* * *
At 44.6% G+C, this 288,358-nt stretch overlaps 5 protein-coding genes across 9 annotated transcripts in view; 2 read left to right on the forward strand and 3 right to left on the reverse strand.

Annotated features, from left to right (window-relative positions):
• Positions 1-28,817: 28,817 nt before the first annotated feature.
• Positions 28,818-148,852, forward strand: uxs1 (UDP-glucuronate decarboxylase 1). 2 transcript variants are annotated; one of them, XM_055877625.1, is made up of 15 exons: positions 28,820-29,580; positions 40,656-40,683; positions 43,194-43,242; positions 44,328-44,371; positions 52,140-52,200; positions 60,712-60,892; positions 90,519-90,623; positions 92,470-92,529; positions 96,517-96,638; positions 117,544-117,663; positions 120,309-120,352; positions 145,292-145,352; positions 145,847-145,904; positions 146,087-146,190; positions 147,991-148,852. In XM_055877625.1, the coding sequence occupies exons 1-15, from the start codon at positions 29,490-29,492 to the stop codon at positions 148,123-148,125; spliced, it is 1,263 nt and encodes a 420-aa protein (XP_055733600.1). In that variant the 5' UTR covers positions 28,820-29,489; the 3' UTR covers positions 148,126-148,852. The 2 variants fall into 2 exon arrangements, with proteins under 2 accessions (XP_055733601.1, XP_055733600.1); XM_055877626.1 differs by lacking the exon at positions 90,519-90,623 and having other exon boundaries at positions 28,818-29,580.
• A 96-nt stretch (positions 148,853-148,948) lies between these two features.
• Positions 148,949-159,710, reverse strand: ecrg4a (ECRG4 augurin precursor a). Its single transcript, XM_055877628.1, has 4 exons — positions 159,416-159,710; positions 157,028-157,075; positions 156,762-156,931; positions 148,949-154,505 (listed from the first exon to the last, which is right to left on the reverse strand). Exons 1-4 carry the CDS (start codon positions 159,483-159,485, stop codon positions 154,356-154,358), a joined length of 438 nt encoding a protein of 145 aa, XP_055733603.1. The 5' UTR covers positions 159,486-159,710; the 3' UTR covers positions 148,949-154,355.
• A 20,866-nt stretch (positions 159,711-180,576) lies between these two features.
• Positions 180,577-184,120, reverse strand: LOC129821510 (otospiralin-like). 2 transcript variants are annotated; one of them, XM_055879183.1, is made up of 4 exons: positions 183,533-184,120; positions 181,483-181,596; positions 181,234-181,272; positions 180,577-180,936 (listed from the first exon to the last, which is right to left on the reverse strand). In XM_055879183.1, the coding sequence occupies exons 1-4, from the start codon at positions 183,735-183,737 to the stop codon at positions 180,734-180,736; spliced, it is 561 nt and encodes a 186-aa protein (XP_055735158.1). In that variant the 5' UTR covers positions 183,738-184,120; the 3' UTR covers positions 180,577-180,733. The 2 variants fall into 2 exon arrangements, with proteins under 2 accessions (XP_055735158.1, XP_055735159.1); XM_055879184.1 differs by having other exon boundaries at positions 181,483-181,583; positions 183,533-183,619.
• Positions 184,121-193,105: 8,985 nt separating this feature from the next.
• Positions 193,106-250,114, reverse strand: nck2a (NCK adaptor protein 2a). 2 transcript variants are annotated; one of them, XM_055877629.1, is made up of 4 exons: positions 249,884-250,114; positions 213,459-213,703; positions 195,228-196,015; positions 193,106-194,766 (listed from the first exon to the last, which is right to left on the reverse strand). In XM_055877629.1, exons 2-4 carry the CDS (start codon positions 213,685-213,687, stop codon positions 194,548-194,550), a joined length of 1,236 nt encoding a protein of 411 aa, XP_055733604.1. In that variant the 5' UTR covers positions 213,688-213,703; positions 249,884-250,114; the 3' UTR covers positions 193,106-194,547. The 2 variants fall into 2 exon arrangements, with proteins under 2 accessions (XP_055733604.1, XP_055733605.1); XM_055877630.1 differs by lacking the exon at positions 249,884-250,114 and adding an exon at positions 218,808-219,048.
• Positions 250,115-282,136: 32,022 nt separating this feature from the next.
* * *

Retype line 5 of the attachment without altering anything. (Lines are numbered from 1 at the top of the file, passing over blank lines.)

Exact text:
• A 96-nt stretch (positions 148,853-148,948) lies between these two features.